Techdirt provides one perspective on the increasing trend towards downsizing or even eliminating reference/research librarians altogether.
Most recently, the WSJ has announced that it has gotten rid of its two research librarians for good. Now, reporters will have to do their own research because of the abundance and simplicity of the tools that are now available onlilne.
I do realize that times are tough and that belts do need to be tightened, especially in the newspaper industry. However, when you remove a core element that helps create validity for an entire industry, I begin to worry about the direction other papers will take on seeing this decision. Not that they wouldn’t do it anyway. But the seeming lack of concern for credibility in a profession that depends on getting the facts exactly right (okay, minus the tabloids — but I think they’re strangely in less danger than the big guys) makes me wonder if I got into the wrong gig after all.
But alas — never fear — I could always snag one of the Annoyed Librarian’s “Jobs that Suck.” Whoopeee!
Technology Review has published an interesting take on the validity of Wikipedia and a look at a new tool designed to warn readers of the potential for controversy on individual articles. It’s called WikiDashboard. Developed by PARC (Palo Alto Research Center), it “provid[es] social transparency to Wikipedia” and graphically shows the percentage of edits made by individuals. The more edits made, the greater the possibility the information could be altered.
I mean, really. Who would even care about editing the page of someone like, say, George W. Bush or Rod Blagojevich?
It may shock some of you to see that I’m posting again after an eight month long hiatus. Hello, world of internet stalkers and friends alike! It’s nice to see you again.
My wish lies in directing this blog to something more … well … reasonable. Say, a topic that doesn’t range from gummy bears to open access issues. It’s tougher than I initially thought to really get down to brass tacks and write something of interest, value, and perhaps even a bit of humor. This often means chugging out actual original material rather than regurgitating whatever’s on Google Reader at the time.
So I begin with this line of thought: cynicism.
With all that’s been going on in the world the past few months, it’s easy to see why many people choose to plead ignorance and continue on as before, stuffing their faces with DiGiorno frozen pizzas (okay, guilty, I admit) and blindly flip the channel when depressing news gets stuck on repeat night after night. Wars, trials, massacres, famines, floods, and worse ravage the unsuspecting. No amount of charity even seems to come close to healing those wounds.
While I skim the headlines and perhaps take a peek at the more sensational stories in my rss reader, little really sinks in because I’m nice and comfy, nibbling on the grisly scraps of injustice that dribble through the cracks of various media outlets. They leave a bad, greasy taste in my mouth. But what to do?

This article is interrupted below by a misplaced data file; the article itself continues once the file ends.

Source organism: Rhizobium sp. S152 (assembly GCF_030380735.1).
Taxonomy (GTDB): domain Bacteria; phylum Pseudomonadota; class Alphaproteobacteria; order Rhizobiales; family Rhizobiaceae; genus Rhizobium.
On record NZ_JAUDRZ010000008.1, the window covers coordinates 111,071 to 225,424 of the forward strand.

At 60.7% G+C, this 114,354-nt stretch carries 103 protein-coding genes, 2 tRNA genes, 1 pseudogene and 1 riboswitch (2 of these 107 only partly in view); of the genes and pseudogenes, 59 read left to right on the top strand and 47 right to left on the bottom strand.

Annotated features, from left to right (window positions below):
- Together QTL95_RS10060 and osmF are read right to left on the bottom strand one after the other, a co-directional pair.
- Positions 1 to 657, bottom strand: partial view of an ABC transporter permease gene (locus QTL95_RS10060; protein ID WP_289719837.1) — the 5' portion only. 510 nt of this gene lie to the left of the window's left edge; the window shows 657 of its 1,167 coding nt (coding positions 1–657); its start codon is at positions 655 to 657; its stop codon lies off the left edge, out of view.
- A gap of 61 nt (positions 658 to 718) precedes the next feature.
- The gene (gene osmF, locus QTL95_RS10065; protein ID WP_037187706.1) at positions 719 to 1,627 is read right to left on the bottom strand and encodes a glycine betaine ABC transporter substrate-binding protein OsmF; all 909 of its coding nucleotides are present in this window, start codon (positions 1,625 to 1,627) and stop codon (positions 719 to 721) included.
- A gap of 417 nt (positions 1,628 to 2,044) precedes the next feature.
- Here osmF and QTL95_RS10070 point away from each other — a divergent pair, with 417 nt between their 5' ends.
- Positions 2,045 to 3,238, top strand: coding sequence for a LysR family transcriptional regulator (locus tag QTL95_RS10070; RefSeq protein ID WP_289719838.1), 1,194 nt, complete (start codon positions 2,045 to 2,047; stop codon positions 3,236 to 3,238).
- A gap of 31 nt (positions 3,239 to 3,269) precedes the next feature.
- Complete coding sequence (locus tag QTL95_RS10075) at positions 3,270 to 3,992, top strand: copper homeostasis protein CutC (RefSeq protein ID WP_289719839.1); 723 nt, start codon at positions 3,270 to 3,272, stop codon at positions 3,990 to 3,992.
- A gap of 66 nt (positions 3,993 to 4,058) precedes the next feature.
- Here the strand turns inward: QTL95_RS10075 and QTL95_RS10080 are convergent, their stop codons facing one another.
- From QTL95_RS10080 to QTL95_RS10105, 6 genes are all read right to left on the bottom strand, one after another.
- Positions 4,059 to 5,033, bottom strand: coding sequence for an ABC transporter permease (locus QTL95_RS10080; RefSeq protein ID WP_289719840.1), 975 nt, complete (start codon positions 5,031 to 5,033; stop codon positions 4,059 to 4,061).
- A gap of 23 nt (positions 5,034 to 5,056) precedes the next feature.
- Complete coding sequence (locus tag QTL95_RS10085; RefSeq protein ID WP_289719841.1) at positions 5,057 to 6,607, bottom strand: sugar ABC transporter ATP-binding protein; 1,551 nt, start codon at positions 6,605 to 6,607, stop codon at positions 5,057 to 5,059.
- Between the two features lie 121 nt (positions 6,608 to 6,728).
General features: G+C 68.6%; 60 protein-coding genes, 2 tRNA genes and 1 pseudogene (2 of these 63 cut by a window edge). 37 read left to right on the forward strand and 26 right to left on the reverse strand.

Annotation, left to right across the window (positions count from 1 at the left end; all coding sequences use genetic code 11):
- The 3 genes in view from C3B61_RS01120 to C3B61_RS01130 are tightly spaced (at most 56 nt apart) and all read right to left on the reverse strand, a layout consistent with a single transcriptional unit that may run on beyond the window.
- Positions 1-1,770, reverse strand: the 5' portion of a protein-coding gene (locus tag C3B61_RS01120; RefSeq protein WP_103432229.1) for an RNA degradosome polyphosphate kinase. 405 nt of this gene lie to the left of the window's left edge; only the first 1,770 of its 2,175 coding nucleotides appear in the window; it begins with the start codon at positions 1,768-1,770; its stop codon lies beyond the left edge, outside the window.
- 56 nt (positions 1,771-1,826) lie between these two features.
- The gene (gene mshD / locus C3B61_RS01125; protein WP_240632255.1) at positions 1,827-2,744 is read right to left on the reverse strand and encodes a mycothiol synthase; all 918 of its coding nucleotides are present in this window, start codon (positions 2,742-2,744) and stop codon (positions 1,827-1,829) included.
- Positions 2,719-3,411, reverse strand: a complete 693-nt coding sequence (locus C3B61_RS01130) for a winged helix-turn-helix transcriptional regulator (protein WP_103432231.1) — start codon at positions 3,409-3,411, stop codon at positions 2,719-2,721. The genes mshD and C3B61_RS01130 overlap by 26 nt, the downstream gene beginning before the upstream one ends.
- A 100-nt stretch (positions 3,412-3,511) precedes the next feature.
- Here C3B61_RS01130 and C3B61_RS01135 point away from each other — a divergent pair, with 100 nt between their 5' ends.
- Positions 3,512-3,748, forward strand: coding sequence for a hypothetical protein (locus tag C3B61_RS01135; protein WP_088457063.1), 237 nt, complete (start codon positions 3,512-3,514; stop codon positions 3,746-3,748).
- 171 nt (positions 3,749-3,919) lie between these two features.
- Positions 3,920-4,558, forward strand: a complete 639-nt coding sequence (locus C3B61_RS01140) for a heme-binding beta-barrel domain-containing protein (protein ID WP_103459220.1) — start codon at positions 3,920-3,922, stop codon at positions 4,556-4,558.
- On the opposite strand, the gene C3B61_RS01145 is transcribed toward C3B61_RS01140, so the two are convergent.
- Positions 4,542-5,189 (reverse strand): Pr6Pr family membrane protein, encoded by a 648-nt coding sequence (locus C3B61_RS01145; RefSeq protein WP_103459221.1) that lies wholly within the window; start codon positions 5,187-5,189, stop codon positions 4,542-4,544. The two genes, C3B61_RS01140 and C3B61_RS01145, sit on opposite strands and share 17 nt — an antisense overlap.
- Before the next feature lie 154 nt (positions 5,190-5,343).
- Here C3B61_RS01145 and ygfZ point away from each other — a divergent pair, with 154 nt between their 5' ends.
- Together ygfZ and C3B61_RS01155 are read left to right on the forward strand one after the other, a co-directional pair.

Add a little cynicism to the diet. Along with a bit of self-willed ignorance, disdain of the state of North American Christianity, and horror at the quality of GM vehicles, I often degress to watching episodes of Jon Stewart while pondering the meaning of pork.
In short, I’m pretty much working from the ground up on this one. I won’t tell if you won’t.
I know, it’s a short order to fill. But now anyone can participate and get a taste of one of the Ivies in their own office, bedroom, kitchen, or … toilet even. I don’t care, and I don’t want to know. But if you have an Internet connection you can go to class. For free.
So Yale University is joining the online frenzy with the aid of a grant from the William and Flora Hewlett Foundation. Over an 18 month trial session, these partners will provide offerings from 8 core courses, completely free to the public. Poetry, philosophy, psychology, religion – the works.
While these courses won’t earn you any credits, it’s a relatively unprecedented move for such a prestigious school (or any school, for that matter) to provide audio, video, transcripts in multiple languages, syllabi, etc, to the world at large. I’d say this is a great step towards open education, whether it earns a spot on your CV or not.
You could put it that way in the Washington Post article that outlines the disturbing statistics found: 13 percent of materials, or one sixth of the collection, is nowhere to be found at the Library of Congress. I’d say that’s something to be concerned about. Now that I’ve got a bit of an inside view at conducting a library inventory (the library I work at hadn’t been inventoried ever in anyone’s recent memory) and the horrors that show up (you mean there are books on the shelf that have never been cataloged??), maybe the LOC isn’t doing too bad. I mean, who really reads all of those books anyway? It’s not like you go there to do some “beach reading” and then grab a Cosmo for the metro ride home. But, alas, I suppose it is important that the top library in the country have some sense of pride in its massive collection. Hopefully the culprits didn’t have too much fun with those missing copies of Huckleberry Finn and The Street Lawyer.
Filed under library, news